3.12 Colored indicators

Color reactions may be used in several ways in cloning. Usually an enzyme such as beta-galactosidase is detected by using a substrate that gives a colored reaction product after being attacked by the enzyme. E. coli will synthesize b-galactosidase after it runs out of glucose if lactose is present in the medium. An analog of lactose know as IPTG (iso-propyl-thiogalactoside) will induce gene transcription leading to betta-galactosidase synthesis, but the enzyme is unable to hydrolyze the compound.

Another compound known as X-gal (5-bromo-4-chloro-3-indolyl-b-D-galactopyranoside) is a substrate for the enzyme and a blue colored product results after galactose is hydrolyzed off and air oxidation of the indoxyl product takes place. X-gal is not an inducer of the enzyme. The situation actually is a little more complicated that this because two gene products are needed to give an active enzyme and the system is under control of a repressor (see Molecular Biology section). If we wish to use the beta-galactosidase system in a plasmid, then the host cells must contain mutations in one or more of the so-called lacZ sequences of the host genes.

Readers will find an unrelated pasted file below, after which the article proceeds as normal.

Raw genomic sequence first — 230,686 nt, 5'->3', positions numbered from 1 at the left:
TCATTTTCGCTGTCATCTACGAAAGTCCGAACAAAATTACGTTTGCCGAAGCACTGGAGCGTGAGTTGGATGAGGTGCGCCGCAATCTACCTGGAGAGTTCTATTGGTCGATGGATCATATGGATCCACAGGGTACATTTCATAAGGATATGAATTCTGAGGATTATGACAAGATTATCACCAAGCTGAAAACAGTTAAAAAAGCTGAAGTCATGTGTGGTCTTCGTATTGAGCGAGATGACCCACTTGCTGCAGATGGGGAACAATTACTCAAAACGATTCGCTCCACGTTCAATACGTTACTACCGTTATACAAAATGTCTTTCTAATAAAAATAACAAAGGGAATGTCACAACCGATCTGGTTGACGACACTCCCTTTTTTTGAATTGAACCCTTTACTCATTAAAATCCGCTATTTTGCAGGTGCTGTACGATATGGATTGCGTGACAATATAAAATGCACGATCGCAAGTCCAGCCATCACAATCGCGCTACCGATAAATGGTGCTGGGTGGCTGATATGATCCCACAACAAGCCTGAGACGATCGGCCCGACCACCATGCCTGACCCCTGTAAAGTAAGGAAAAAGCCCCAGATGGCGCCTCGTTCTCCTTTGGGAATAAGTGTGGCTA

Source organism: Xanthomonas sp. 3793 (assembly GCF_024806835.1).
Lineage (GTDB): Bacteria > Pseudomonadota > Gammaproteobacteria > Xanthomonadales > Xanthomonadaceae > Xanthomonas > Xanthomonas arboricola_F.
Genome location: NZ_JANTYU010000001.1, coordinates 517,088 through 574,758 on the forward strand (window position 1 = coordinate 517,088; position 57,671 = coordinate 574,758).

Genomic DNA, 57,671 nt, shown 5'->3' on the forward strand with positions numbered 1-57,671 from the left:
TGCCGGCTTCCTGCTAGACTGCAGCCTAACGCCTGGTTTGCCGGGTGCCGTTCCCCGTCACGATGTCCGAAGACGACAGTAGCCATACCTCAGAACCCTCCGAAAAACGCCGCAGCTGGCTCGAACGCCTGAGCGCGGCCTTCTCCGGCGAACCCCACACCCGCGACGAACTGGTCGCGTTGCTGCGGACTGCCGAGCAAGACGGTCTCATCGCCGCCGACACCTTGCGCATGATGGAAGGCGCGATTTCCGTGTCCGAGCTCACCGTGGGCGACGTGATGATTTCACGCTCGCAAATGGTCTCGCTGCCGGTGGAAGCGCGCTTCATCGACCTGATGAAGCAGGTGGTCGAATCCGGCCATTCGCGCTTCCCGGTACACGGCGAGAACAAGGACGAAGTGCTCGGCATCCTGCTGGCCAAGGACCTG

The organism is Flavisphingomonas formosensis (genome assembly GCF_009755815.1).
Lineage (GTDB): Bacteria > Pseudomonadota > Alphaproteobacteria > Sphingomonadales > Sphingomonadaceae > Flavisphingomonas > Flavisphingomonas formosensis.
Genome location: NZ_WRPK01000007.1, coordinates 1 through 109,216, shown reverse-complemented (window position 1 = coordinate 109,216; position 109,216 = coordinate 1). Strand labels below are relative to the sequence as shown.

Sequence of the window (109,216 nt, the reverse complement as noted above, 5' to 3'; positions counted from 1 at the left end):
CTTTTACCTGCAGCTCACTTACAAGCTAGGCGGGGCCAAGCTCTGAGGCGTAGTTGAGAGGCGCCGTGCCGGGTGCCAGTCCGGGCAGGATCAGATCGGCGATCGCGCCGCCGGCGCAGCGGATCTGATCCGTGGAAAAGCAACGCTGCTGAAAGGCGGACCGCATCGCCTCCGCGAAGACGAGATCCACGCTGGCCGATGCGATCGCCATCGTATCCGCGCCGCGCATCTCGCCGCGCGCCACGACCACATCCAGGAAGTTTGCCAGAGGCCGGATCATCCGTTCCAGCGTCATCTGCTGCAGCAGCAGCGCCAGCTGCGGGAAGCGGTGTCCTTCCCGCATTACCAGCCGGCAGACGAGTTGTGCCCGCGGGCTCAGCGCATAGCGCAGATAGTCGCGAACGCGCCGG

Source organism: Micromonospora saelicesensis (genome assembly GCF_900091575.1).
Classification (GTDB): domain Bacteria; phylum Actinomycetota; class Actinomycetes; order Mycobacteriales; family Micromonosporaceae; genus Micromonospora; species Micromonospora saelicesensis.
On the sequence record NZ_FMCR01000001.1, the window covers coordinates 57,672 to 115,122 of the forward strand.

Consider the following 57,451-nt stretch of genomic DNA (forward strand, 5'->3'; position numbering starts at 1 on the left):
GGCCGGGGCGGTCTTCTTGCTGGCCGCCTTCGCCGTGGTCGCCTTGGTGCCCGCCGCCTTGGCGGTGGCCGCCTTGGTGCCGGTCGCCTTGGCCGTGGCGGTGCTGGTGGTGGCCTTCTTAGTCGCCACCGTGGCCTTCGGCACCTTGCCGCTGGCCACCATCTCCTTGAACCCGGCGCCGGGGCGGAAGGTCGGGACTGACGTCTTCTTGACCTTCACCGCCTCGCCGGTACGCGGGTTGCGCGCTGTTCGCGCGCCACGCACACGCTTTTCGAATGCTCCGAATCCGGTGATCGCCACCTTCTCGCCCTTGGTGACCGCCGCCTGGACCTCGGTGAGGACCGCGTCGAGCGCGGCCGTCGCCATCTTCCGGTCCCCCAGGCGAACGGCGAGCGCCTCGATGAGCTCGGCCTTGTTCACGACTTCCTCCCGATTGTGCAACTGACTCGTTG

Figure 24. Detection with colored indicators

The beta-galactosidase system is especially useful because it is inducable. That is the promoter is only activated (and the gene transcribed) in the presence of the inducer (which as we have noted could be lactose or IPGT). Thus, if we want to produce large amounts of a new protein in E. coli, a straight-forward procedure is to incorporate the very effective inducable promoter and lacZ' gene into the plasmid directly ahead of our gene of interest. A "fusion" protein consisting of the first part of b-galactosidase and our new gene product will be produced after we have grown a dense culture of transformed E. coli and only after we add IPGT. Examples of this approach are given in the next section.

The reaction is equally useful in detecting successful transformations. If the plasmid has an expressible promoter and lacZ gene region (such as the pUC series of plasmids), any transformed cells will give blue plaques with incubated with IPGT (inducer) and X-gal (chromogenic substrate). If we insert our new gene into the lacZ sequence (interrupting it) then the plaques will be colorless. The pUC plasmid series also have an amphicillin resistance gene for additional selection and a short sequence containing multiple restriction sites to make them highly useful vectors.